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Driving off the cliff


I am by nature an optimist, however, my optimism is being tested.

Bill Maher, when being interviewed and asked about climate change recently, made the comment that we are like Thelma and Louise, holding hands and driving towards the cliff.

I hope that he is wrong, but human nature tells me that there is the possibility that he may be right. Ideally, in reaction to climate change, we should all be working on solutions to what appears to be less of a theory and more and more a reality. But that is not what we are doing.

When confronted with a future crisis we, at best, procrastinate, and at worst deny that there is a crisis. People diagnosed with lung disease continue to smoke, obese people put off dieting and exercise, people continue to spend more than they earn on their way to poverty or bankruptcy, workers refuse to learn new skills even when it is evident that they will be replaced by automation, and people put off going to the doctor hoping that the pain will go away on its own. We wear blinders when it comes to a very likely, but possibly unpleasant, future.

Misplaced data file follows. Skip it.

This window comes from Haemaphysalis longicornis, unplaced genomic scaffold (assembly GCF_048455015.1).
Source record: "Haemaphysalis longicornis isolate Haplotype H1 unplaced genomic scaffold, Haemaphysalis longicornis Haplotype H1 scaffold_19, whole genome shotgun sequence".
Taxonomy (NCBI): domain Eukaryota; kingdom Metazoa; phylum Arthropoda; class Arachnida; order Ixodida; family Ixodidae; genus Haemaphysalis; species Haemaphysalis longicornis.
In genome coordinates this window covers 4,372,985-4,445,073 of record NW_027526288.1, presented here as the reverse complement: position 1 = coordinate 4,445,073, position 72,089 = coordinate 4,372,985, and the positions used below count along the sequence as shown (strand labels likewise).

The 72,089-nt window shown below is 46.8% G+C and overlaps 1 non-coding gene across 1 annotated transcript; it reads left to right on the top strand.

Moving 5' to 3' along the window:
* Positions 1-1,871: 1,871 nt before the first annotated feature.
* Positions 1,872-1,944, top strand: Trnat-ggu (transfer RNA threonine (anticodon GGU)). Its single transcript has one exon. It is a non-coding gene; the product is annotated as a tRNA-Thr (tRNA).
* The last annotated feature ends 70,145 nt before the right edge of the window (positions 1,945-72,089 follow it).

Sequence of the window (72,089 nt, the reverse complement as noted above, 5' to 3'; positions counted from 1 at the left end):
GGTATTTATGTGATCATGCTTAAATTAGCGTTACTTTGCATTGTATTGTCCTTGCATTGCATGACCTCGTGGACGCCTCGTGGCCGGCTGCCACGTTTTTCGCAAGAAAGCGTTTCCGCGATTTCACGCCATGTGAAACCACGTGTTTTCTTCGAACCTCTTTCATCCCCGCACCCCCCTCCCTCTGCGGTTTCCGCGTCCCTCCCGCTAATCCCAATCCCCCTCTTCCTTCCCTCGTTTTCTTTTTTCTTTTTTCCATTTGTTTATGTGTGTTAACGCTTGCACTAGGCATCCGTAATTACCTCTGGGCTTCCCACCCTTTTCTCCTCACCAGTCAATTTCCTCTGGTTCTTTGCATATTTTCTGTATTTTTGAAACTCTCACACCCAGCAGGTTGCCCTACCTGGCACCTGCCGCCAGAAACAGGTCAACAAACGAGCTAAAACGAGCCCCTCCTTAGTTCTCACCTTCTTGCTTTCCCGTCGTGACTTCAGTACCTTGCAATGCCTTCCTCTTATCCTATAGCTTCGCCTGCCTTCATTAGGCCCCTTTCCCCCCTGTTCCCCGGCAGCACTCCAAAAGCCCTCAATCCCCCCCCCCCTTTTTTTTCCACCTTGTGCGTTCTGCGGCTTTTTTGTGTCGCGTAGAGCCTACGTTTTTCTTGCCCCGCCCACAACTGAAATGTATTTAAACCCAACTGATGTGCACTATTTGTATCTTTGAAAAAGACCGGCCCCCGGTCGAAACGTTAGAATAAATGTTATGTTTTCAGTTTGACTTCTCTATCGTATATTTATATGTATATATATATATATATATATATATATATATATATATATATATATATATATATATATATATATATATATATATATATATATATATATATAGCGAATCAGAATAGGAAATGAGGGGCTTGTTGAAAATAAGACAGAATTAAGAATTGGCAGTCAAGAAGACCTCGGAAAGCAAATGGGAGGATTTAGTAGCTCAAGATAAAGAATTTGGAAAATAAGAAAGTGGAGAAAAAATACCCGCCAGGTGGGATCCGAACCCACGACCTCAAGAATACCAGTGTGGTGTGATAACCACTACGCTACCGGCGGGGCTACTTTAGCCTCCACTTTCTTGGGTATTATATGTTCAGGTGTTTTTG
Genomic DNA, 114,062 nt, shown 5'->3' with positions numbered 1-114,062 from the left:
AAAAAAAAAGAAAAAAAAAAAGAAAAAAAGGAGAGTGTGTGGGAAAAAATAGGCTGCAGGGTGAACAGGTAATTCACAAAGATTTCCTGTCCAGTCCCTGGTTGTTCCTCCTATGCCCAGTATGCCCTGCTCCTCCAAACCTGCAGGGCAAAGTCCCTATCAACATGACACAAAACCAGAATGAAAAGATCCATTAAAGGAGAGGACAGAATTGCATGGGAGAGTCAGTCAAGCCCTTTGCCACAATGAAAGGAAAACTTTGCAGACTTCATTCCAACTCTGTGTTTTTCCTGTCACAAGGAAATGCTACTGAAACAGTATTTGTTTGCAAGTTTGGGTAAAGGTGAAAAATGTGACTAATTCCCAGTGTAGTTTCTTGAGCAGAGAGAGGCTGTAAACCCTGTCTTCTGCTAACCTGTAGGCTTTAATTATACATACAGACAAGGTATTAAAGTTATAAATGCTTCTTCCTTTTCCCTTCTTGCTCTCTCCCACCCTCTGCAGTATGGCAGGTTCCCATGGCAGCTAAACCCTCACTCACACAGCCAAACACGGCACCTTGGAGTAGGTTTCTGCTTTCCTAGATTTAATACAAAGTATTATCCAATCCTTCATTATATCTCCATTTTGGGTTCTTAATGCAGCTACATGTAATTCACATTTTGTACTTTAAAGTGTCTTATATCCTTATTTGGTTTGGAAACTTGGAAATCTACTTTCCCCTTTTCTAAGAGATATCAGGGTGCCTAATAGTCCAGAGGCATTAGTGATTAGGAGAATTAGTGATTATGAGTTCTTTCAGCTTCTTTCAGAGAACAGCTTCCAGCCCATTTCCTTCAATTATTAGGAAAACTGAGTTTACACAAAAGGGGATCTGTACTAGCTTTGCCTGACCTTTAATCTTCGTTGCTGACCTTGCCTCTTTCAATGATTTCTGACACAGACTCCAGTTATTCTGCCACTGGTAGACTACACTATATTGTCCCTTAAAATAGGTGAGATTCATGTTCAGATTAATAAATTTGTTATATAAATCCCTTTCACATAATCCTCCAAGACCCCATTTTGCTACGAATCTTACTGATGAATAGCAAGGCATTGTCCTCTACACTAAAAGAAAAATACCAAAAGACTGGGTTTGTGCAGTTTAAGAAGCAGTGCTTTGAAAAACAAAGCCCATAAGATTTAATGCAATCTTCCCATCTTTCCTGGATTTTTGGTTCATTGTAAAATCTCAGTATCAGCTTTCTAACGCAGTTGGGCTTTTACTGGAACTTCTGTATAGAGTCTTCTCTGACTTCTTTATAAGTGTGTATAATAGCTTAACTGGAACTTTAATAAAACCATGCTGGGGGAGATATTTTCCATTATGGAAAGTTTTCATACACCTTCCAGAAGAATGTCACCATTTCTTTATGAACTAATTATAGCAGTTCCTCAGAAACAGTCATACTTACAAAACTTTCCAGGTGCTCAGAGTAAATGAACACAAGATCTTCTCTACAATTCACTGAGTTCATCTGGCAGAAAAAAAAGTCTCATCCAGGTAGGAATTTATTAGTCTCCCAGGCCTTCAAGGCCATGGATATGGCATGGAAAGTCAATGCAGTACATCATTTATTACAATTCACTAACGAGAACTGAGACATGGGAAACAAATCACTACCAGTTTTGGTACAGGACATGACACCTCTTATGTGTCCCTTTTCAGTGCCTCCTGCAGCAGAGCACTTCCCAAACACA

As we look around the world, we find that this aversion to facing reality is not exclusively an American trait. The very weak guidelines coming out of the latest climate conference demonstrate that humans everywhere are reluctant to take the painful and necessary steps to reverse or even slow the current climate trends.

As coastal areas see higher and higher tides and damage from increasingly violent storms and islands in some areas appear to be threatened by rising waters, we continue to pretend that it is not serious enough to act. People still want to drive their big gas-guzzling trucks, resisting the move to more efficient vehicles; buy all kinds of stuff made from or wrapped in plastics which probably will end up in the ocean; and use water resources as if they come from an unending supply of clean drinking water.

Now this is not a holier-than-thou diatribe. I realize that I am as guilty as anyone, and I understand the resistance to giving up many things that we use and enjoy. I drive an internal combustion engine truck. I try to recycle, but I know that it is a fraction of what I use or consume. I water my lawn and plants whenever I want to. I buy products that are probably made overseas, where there are little or no environmental regulations. I also know that all of this is woven into our current society and will be extremely difficult to change.

I pray that Bill Maher is wrong, but I also fear that he may be right.